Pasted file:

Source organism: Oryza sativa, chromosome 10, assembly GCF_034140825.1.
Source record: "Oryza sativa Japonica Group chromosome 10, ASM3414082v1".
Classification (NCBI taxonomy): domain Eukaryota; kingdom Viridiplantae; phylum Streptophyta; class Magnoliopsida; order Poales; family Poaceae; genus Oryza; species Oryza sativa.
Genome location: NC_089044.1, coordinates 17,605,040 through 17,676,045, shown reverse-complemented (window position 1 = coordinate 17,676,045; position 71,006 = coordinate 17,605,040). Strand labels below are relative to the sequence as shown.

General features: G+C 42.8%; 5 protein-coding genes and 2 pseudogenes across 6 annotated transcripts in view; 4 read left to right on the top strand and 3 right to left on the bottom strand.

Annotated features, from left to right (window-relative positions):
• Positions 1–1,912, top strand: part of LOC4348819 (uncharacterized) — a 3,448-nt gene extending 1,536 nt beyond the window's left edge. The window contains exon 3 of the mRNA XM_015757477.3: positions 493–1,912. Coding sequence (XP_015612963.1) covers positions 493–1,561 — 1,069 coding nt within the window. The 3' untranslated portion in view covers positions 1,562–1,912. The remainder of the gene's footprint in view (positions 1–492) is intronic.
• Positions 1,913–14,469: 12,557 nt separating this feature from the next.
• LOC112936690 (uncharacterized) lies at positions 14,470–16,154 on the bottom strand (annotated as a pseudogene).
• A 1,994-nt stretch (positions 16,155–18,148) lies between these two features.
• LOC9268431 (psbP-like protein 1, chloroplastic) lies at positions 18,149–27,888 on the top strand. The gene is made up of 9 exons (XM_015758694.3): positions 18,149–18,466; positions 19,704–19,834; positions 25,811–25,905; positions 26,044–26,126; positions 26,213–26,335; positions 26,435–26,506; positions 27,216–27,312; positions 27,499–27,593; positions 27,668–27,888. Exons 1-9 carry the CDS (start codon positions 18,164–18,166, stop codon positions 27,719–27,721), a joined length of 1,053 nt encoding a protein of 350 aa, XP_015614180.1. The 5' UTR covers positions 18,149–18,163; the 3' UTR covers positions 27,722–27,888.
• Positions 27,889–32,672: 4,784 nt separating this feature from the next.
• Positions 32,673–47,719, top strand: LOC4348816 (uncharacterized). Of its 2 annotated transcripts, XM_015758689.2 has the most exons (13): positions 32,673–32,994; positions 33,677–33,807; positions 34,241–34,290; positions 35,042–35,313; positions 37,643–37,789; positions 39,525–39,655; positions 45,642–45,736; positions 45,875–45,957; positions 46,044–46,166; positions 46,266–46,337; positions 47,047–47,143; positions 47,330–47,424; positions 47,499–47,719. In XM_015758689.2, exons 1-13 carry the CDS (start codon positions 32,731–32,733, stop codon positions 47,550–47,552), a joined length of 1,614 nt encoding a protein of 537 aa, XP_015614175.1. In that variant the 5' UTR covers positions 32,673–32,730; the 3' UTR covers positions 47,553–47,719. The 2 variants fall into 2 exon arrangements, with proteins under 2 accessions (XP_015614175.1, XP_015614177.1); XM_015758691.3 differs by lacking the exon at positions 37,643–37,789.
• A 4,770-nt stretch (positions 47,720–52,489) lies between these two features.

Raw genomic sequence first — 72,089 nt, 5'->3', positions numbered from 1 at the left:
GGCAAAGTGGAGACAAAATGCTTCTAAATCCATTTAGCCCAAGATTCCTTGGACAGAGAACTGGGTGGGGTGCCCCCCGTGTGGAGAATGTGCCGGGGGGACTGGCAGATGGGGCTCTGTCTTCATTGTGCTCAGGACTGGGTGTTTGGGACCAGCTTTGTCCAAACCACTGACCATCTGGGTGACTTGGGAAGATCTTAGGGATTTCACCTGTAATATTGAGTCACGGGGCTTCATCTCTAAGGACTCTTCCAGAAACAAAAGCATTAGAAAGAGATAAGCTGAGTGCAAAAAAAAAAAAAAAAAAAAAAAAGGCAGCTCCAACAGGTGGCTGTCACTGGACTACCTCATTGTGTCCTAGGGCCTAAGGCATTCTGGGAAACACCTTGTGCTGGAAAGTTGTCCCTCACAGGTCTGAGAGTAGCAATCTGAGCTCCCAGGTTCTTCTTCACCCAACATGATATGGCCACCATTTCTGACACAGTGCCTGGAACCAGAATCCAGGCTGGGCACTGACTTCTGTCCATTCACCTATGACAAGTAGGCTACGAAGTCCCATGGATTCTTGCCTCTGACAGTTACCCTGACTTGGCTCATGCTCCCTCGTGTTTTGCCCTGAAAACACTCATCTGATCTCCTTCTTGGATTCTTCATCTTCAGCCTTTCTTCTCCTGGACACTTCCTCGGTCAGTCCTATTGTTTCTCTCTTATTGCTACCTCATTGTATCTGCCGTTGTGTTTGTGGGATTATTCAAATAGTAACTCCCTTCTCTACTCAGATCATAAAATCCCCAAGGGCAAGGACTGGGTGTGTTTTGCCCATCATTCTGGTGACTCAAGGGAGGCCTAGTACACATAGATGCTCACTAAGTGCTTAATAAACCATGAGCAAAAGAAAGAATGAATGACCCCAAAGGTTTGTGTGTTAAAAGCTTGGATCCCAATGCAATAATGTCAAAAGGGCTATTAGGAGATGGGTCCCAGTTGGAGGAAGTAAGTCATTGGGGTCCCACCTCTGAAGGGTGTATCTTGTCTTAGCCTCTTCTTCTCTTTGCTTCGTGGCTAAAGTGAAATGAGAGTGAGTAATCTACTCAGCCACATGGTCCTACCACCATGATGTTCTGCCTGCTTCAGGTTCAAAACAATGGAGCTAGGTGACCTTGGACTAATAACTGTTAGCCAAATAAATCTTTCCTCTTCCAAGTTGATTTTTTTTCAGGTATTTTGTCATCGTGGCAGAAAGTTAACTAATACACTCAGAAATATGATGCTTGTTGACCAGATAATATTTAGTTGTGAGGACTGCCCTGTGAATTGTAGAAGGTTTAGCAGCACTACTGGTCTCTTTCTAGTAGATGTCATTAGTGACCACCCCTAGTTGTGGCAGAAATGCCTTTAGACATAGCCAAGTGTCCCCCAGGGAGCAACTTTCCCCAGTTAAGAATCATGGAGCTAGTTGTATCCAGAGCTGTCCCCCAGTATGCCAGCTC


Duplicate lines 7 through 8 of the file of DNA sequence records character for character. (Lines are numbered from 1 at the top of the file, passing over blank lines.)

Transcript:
• Positions 1–1,912, top strand: part of LOC4348819 (uncharacterized) — a 3,448-nt gene extending 1,536 nt beyond the window's left edge. The window contains exon 3 of the mRNA XM_015757477.3: positions 493–1,912. Coding sequence (XP_015612963.1) covers positions 493–1,561 — 1,069 coding nt within the window. The 3' untranslated portion in view covers positions 1,562–1,912. The remainder of the gene's footprint in view (positions 1–492) is intronic.
• Positions 1,913–14,469: 12,557 nt separating this feature from the next.